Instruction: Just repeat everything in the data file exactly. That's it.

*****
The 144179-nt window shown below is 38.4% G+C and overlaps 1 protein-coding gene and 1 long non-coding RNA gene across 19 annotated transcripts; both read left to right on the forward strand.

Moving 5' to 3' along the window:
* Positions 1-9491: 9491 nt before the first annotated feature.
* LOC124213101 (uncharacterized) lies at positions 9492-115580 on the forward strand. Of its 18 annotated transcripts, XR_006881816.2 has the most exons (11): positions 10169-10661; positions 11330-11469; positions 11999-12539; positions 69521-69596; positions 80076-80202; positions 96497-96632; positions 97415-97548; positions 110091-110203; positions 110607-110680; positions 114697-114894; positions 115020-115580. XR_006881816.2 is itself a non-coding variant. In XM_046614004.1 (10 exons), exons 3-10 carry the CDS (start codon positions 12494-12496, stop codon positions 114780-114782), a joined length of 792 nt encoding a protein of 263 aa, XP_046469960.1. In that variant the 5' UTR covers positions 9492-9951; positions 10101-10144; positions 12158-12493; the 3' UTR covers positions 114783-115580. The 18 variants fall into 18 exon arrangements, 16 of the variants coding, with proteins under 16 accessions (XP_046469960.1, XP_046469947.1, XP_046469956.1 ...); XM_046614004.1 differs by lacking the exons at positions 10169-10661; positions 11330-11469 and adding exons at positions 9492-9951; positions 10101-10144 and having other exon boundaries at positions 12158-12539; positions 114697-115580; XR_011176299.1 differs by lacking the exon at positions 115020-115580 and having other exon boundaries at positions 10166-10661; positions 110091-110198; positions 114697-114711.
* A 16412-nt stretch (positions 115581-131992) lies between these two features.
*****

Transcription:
The 144179-nt window shown below is 38.4% G+C and overlaps 1 protein-coding gene and 1 long non-coding RNA gene across 19 annotated transcripts; both read left to right on the forward strand.

Moving 5' to 3' along the window:
* Positions 1-9491: 9491 nt before the first annotated feature.
* LOC124213101 (uncharacterized) lies at positions 9492-115580 on the forward strand. Of its 18 annotated transcripts, XR_006881816.2 has the most exons (11): positions 10169-10661; positions 11330-11469; positions 11999-12539; positions 69521-69596; positions 80076-80202; positions 96497-96632; positions 97415-97548; positions 110091-110203; positions 110607-110680; positions 114697-114894; positions 115020-115580. XR_006881816.2 is itself a non-coding variant. In XM_046614004.1 (10 exons), exons 3-10 carry the CDS (start codon positions 12494-12496, stop codon positions 114780-114782), a joined length of 792 nt encoding a protein of 263 aa, XP_046469960.1. In that variant the 5' UTR covers positions 9492-9951; positions 10101-10144; positions 12158-12493; the 3' UTR covers positions 114783-115580. The 18 variants fall into 18 exon arrangements, 16 of the variants coding, with proteins under 16 accessions (XP_046469960.1, XP_046469947.1, XP_046469956.1 ...); XM_046614004.1 differs by lacking the exons at positions 10169-10661; positions 11330-11469 and adding exons at positions 9492-9951; positions 10101-10144 and having other exon boundaries at positions 12158-12539; positions 114697-115580; XR_011176299.1 differs by lacking the exon at positions 115020-115580 and having other exon boundaries at positions 10166-10661; positions 110091-110198; positions 114697-114711.
* A 16412-nt stretch (positions 115581-131992) lies between these two features.